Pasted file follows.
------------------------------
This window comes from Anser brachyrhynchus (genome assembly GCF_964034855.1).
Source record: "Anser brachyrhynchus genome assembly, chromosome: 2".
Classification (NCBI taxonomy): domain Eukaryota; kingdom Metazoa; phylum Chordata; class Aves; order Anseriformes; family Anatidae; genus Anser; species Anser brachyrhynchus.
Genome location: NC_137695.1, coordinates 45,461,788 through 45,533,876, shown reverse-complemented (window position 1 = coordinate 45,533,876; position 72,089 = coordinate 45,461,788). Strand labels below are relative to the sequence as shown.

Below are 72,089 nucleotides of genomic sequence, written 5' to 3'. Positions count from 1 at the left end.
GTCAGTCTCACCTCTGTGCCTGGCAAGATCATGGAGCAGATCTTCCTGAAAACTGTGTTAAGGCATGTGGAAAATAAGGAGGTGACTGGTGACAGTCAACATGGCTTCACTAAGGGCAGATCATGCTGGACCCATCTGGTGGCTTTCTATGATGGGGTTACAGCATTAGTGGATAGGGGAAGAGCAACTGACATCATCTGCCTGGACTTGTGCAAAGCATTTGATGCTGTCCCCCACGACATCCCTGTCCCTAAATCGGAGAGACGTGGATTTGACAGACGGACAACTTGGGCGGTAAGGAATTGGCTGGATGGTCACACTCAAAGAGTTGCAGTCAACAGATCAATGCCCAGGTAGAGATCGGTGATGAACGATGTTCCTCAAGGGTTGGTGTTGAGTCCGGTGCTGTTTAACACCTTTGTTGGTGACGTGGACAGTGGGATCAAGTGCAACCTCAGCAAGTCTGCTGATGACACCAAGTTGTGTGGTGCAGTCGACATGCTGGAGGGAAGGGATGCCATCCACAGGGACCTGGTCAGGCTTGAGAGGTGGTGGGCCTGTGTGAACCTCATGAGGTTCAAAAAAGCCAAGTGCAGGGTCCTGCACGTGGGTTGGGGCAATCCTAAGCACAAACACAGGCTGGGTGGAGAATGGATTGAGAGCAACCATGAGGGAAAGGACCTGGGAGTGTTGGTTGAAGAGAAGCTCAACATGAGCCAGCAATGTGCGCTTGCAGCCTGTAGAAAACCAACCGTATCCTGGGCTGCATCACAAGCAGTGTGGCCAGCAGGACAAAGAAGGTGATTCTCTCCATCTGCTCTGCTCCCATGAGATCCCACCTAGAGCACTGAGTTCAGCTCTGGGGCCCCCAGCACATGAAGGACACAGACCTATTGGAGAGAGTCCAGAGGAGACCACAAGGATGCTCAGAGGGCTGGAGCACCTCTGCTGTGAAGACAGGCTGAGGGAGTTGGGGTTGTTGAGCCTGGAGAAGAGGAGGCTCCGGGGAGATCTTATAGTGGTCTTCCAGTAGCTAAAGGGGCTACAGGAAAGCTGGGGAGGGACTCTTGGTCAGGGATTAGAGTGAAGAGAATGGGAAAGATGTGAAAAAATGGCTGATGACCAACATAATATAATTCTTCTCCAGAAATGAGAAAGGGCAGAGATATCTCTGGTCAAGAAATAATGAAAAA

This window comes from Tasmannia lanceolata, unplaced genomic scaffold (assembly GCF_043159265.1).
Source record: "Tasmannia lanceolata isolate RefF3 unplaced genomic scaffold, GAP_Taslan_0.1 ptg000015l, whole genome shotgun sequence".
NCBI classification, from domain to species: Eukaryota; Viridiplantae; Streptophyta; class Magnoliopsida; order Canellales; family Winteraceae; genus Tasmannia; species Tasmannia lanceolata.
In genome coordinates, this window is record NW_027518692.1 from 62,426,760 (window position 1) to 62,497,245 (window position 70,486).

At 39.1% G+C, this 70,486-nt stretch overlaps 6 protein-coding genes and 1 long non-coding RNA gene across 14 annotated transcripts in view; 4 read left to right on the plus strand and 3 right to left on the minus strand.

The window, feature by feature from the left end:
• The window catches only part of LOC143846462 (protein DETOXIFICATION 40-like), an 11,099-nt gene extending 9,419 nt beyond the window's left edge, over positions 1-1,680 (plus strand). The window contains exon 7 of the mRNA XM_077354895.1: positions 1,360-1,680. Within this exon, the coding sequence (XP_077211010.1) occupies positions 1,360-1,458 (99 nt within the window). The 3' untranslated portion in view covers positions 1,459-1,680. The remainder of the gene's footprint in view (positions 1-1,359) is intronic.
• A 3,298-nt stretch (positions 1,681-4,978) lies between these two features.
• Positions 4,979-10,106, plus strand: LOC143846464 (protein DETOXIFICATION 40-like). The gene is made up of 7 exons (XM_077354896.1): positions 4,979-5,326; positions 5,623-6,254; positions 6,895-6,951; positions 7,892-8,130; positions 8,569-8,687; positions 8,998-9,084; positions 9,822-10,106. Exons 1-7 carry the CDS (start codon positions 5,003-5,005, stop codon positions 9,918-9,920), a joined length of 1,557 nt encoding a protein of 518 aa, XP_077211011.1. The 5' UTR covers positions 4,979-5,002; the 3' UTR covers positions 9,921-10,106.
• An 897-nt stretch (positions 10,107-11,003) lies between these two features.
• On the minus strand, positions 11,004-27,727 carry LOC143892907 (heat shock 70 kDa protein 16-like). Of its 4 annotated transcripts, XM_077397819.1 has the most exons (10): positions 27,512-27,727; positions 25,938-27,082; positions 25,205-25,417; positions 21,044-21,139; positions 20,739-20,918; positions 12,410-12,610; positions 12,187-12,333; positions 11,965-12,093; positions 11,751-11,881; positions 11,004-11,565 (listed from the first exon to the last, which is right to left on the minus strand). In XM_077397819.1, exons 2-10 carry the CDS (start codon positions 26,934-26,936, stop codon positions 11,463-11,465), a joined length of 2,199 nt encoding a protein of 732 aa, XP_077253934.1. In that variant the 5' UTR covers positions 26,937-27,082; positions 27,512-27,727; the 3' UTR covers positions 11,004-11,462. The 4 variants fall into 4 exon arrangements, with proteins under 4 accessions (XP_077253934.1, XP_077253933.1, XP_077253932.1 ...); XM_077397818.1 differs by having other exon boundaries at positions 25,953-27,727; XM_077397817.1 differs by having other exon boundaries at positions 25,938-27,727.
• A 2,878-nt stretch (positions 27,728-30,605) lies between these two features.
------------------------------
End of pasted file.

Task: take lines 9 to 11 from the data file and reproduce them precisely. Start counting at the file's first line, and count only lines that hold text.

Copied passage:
NCBI classification, from domain to species: Eukaryota; Viridiplantae; Streptophyta; class Magnoliopsida; order Canellales; family Winteraceae; genus Tasmannia; species Tasmannia lanceolata.
In genome coordinates, this window is record NW_027518692.1 from 62,426,760 (window position 1) to 62,497,245 (window position 70,486).

At 39.1% G+C, this 70,486-nt stretch overlaps 6 protein-coding genes and 1 long non-coding RNA gene across 14 annotated transcripts in view; 4 read left to right on the plus strand and 3 right to left on the minus strand.